How to Set Your Boundaries at Work During Quarantine

Setting boundaries at work is like a muscle. Small, regular, repetitions can transform the process into a habit, and make it feel less overwhelming.

Image: Boxer Rebellion, 1983, Jean-Michel Basquiat.

Managing boundaries at work is already difficult in normal times. Especially in intense and highly competitive work environments, it often feels hard to set boundaries. The expectations are high. Constant outperformance feels like a pre-requisite. Finding yourself in quarantine, and working from home, can add to the pressure.

Work can often get overwhelming. Pressure starts mounting. The demands are never-ending. Time feels short and every day is a race.

Sometimes you just want to stop and catch your breath. But there’s no space.

What you do never feels enough.

Your goal? Fit everything that needs to be done. Respond to all the asks. Please everyone’s expectations.

The reward? Recognition of your efforts. The appreciation of others. A good performance review. The prospects of career progression.

You know that, in theory, all this could be solved with more ease. If only you could manage your workload better. If only you could push back on things that seem too much. If you could be a better time manager for yourself. But why does it feel so hard in practice?

You’re not in an ideal situation — and that’s ok

Let’s admit it, few of us are in ideal situations. We rarely receive the empathy or understanding we would like from managers or colleagues. Most of us have to negotiate our boundaries in far from ideal situations. This, of course, creates a sense of frustration. If only others listened or understood us better, how easier things would be.

That sometimes creates resistance to our situation. We get tense because others are not meeting our expectations of good behaviour.

To act and create a change, we must first accept. The situation is not ideal, and others are not meeting us halfway. Release the tension.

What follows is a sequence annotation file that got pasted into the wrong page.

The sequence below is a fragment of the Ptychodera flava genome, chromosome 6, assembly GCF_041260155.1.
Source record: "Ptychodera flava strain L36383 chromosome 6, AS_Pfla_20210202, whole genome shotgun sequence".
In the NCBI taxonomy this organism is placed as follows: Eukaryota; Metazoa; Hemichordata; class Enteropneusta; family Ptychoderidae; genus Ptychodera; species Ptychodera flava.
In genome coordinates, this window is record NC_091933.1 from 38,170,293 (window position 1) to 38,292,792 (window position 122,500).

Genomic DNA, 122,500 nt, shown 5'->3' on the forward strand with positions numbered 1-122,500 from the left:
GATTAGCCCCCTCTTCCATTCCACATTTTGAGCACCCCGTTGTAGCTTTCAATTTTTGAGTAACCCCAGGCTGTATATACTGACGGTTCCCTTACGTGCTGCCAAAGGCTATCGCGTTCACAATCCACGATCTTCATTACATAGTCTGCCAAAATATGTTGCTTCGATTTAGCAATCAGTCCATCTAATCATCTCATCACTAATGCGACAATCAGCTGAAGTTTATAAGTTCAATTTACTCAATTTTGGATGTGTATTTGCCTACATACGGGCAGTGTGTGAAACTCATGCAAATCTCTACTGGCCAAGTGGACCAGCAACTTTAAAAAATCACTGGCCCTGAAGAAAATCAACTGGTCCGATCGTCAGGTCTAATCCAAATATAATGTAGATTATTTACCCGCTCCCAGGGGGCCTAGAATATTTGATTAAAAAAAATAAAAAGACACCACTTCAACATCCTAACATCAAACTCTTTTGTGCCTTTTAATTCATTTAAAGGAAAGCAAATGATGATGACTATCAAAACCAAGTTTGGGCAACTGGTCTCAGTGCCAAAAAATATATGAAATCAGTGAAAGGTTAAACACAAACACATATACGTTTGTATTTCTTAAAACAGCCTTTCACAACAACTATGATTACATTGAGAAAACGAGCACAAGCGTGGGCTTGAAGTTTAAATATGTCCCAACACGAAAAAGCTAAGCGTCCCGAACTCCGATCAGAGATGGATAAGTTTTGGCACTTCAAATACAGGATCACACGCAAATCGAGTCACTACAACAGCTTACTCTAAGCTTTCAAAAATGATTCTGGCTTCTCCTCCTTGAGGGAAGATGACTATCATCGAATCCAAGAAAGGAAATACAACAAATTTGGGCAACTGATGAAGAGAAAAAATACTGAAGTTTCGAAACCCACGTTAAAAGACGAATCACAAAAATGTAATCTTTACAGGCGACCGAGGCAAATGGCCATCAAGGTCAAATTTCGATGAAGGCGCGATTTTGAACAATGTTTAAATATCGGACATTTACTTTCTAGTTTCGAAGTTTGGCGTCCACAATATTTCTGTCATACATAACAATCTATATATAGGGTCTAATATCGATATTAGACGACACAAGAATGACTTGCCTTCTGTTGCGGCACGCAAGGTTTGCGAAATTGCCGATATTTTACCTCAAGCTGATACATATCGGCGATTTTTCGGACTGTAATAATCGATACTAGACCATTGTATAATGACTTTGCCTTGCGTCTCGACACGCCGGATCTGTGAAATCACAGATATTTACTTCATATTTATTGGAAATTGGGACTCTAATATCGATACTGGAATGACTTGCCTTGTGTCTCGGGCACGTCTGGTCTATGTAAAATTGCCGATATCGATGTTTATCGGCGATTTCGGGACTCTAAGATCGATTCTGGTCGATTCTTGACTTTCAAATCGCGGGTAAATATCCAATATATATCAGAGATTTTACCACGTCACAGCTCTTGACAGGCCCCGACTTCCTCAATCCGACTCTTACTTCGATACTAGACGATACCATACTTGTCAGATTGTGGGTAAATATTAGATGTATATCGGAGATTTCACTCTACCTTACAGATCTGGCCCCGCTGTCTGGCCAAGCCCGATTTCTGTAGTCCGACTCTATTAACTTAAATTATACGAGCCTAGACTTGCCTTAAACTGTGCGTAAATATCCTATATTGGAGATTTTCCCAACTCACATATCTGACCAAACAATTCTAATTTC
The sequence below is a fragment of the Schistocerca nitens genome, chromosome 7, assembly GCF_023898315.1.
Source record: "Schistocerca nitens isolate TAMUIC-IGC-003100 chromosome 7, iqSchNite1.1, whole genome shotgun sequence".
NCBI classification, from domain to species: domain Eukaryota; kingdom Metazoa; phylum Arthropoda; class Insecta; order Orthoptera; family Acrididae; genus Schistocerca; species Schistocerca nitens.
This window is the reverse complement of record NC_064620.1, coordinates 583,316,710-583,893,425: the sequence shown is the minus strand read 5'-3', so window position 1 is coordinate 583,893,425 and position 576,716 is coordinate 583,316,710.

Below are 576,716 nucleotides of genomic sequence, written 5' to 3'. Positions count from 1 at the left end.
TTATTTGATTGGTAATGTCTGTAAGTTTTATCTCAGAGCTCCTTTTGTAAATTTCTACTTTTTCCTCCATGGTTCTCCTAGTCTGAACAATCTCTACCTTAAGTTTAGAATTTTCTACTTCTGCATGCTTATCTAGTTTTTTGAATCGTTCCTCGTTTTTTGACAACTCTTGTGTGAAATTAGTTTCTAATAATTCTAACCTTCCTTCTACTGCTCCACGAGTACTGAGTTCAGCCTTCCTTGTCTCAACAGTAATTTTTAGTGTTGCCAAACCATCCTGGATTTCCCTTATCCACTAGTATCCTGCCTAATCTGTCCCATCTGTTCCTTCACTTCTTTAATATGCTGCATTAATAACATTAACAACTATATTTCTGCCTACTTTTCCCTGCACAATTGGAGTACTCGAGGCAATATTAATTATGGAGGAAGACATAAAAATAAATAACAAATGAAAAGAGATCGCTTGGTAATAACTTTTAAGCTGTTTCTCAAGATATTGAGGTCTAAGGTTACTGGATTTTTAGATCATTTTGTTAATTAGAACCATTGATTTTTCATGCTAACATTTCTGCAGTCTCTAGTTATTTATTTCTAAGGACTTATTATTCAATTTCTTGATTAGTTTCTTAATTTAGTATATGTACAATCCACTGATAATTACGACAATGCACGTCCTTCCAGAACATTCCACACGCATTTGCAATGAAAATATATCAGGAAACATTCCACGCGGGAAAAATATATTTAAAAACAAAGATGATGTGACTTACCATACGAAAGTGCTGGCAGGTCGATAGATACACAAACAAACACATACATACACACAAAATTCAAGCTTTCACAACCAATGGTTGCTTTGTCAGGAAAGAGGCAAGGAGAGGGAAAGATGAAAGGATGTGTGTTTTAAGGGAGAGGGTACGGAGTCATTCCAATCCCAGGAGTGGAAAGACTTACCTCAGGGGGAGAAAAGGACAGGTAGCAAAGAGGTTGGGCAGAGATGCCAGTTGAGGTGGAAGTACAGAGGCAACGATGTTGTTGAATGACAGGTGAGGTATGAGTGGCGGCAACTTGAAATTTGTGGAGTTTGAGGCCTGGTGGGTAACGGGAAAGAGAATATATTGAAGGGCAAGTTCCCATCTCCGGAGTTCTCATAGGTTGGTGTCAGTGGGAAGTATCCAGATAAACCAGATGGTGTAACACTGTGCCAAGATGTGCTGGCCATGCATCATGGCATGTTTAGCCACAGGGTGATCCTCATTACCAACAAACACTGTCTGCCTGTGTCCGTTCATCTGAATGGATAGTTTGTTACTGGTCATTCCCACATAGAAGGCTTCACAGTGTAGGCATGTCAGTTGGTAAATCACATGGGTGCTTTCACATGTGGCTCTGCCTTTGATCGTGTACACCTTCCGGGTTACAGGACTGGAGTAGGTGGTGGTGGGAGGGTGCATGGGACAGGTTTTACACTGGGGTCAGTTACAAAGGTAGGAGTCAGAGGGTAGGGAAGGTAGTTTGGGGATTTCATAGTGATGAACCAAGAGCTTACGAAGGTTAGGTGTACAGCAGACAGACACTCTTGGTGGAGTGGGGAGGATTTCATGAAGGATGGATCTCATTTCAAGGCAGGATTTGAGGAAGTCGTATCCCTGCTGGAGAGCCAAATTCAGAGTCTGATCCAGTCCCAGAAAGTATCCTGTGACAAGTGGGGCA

Boundaries can seem like an indicator of bad performance

It often feels like setting a boundary at work is like giving up on being your absolute best. In work cultures in which you are expected to give your all every single day, that can be especially tough. Incidentally, that’s also a sign of a toxic work culture.

Sometimes, setting a boundary feels like a personal defeat. If you set a boundary, does it mean that you’re not up for the job?

The doubts start mounting, maybe you are simply not good enough to do everything. Maybe others will also start thinking you’re not good enough either.

Can you see a pattern here?

Performance is linked to our sense of self-worth

The way we perceive our performance at work is deeply linked with how we perceive ourselves overall. Great performance and praise make us feel good with ourselves. Falling short of what we, and others, expect of ourselves makes us feel bad.

That’s not necessarily always a bad thing. It can help us improve. It’s also a basic human survival mechanism. But it only works in our service up to a point, after which it backfires.

That happens when we associate our sense of self-worth with our performance. Work provides us with a perfect opportunity to prove our own worth. If we do not perform excellently, maybe we have to get used to the idea that we are not perfect.

Setting a boundary therefore makes us entertain a deep-rooted fear that we are not perfect, and that we will be rejected if we are less than perfect. A toxic work culture only exacerbates this belief, which makes it even more difficult to challenge.

Break the cycle between self-worth, performance and setting boundaries

First things first: be gentle with yourself (and others!).

Setting boundaries at work is like a muscle. Small, regular, repetitions can transform the process into a habit, and make it feel less overwhelming.

Develop daily awareness: recognising this cycle helps lessen its grip. Repeat this sense of awareness daily.

Befriend yourself: engage and play with the idea of not being perfect. Do you really have to be perfect to do good work? Can you appreciate yourself even if you’re less than perfect?

Set small, regular boundaries: granted, there’s a fear of how other people react when you set a boundary. This can be overwhelming and stop any progress. Start by experimenting with these limits. Example: explain how you’re prioritising your workload and propose alternative deadlines (“I am happy to do this, and contribute to that project. Here are my current priorities and expected timelines. I propose this deadline. What do you think?”).

Experiment with saying no: gently experiment with saying no to certain responsibilities, start small, and find your balance. Though we might initially think that this puts us in danger, it signals to others that they should respect our time, too.

Go for one small push towards better boundaries every day or week. It doesn’t have to be overwhelming. Stay tuned for more resources and articles on how to set boundaries at work.

I am a coach and trusted advisor to driven and gifted people who feel there’s an inkling of rebellion in them. I help them create more fulfilment and reduce stress in their work and careers, on their terms. Connect with me here:

Coach — Career and Work Transformation | PhD Researcher | Facilitator

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